Flow around a circular cylinder with a free end
A circular cylinder with a free end is one of the simplest possible three dimensional structures, yet flow around such a body is complex and not well understood. Numerous previous studies have examined this flow situation; however there is disagreement within the literature about the exact nature of the flow behaviour. The primary dispute is whether a pair of counter-rotating trailing vortices exists near the free end or whether the Kármán vortices are inclined near the cylinder free end and attach onto the body. There is a distinct lack of quantitative wake velocity results from previous work. Therefore, the focus of this study is to obtain such results in order to determine the structure of the wake. Velocity measurements were made in the wake of various circular cylinders mounted vertically perpendicular to a horizontal ground plane. Experiments were conducted in the subcritical Reynolds number regime at ReD = 6x104 using a seven-hole pressure probe capable of determining the time-averaged velocity vector. From the literature, there is evidence that the flow pattern is sensitive to the cylinder aspect ratio and boundary layer thickness relative to the cylinder height. Therefore, the aspect ratio was varied from 3 to 9 by changing the cylinder height while keeping the boundary layer height to cylinder diameter ratio constant at 2.5. For the higher aspect ratio cylinders, results indicate that there are streamwise vortical structures near both ends of the circular cylinder with the vortex pair near the tip of the cylinder much stronger than near the base. As well, thermal anemometry measurements show that the periodicity of the wake weakens near the cylinder ends, with the peak of the power spectrum of the velocity fluctuations being more broadbanded. This suggests that there is indeed a complicated streamwise vortex structure near the free end that is likely composed of inclined Kármán vortices interacting with a strong downwash flow. The strong downwash flow toward the ground plane in this region would act to increase the vorticity of the inclined Kármán vortices while moving the vortices toward the ground plane as they travel downstream. The circulation of the vortex structures becomes weaker downstream and the structures grow in size as additional fluid is entrained. There is also a slight spreading of the tip structures as they travel downstream. When the cylinder aspect ratio is reduced to 3, the lower vortical structures disappear while the strong tip vortex structures remain and a vortex shedding peak is still present in the power spectrum of velocity fluctuations very near the ground plane.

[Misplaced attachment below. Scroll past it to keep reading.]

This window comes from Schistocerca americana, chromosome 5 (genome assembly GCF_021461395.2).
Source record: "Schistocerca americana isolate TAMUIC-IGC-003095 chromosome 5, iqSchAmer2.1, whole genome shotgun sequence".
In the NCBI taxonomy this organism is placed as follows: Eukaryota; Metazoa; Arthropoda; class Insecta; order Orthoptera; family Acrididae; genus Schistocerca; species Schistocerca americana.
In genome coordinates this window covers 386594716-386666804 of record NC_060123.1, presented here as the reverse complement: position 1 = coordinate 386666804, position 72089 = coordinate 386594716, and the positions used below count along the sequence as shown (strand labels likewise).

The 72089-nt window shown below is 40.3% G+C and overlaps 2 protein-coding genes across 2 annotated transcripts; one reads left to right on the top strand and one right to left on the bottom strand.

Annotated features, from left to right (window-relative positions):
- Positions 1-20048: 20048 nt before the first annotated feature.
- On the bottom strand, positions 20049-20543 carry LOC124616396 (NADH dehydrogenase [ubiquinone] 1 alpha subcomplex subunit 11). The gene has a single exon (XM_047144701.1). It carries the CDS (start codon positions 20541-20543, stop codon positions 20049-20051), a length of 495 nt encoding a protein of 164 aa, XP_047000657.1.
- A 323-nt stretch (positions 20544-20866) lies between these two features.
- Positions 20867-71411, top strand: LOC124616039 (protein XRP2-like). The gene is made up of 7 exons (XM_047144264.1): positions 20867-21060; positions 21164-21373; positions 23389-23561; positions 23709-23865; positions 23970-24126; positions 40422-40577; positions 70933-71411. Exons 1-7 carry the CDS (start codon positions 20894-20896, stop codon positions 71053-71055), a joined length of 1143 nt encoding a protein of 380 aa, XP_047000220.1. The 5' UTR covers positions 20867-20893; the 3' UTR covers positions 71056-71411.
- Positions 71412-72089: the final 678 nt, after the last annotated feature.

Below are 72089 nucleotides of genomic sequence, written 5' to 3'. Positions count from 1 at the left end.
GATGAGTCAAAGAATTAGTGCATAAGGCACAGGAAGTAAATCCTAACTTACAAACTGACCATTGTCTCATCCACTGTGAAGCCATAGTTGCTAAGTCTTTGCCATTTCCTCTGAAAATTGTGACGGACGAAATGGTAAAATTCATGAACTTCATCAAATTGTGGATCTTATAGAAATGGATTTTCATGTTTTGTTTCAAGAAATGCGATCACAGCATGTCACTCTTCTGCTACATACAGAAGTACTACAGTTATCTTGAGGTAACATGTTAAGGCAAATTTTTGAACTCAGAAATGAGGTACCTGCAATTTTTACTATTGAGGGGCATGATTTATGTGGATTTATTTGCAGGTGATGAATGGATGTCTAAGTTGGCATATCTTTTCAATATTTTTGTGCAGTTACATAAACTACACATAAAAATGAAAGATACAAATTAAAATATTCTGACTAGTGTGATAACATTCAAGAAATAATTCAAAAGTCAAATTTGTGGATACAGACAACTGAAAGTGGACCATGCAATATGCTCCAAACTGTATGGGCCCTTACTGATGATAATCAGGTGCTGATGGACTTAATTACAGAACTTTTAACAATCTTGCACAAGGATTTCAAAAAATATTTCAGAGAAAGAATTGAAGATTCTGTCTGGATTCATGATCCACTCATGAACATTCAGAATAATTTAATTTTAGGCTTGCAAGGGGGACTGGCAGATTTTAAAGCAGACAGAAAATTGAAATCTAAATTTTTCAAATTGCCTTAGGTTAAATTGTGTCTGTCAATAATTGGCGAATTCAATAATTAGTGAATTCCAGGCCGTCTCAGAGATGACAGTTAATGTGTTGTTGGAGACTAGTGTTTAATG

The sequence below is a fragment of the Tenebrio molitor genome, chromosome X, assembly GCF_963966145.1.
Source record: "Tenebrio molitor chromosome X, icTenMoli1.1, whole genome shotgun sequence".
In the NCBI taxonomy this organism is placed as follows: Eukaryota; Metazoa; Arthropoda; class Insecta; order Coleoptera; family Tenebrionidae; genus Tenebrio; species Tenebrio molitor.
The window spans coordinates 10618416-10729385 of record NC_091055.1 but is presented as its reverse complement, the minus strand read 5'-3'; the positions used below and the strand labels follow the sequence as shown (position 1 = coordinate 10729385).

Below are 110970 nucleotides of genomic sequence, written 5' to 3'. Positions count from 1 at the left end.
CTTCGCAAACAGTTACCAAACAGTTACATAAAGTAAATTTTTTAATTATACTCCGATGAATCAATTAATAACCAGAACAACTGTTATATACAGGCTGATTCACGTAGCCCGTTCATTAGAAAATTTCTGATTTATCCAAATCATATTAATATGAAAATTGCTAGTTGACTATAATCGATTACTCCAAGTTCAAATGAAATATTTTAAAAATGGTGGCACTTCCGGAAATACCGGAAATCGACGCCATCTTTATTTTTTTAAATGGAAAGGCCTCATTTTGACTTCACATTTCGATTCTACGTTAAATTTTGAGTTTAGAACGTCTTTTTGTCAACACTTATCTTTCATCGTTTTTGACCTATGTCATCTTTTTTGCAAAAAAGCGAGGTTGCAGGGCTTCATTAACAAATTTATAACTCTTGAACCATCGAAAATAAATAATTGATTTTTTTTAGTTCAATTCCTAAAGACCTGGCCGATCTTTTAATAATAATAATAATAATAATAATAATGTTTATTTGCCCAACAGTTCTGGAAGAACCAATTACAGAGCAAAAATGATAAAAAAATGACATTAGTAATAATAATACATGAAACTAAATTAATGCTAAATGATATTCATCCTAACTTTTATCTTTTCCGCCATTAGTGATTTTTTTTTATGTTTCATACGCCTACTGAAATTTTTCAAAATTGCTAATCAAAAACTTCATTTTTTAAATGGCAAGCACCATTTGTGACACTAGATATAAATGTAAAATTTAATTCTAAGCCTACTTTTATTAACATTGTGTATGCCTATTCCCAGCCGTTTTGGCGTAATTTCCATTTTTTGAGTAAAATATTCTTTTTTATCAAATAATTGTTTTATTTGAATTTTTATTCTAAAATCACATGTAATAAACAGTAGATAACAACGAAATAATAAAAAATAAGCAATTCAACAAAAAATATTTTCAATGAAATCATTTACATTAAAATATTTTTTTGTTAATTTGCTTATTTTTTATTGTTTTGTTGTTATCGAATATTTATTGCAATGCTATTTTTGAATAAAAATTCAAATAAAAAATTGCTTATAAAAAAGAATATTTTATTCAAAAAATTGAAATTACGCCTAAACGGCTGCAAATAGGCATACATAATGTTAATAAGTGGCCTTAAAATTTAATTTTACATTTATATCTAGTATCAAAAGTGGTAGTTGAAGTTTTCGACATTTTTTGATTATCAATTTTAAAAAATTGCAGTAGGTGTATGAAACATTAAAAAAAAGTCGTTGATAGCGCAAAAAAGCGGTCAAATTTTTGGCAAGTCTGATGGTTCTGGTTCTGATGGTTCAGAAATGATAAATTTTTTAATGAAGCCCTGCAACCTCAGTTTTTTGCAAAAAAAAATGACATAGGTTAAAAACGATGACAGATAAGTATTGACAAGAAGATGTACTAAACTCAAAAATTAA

Master of Science (M.Sc.)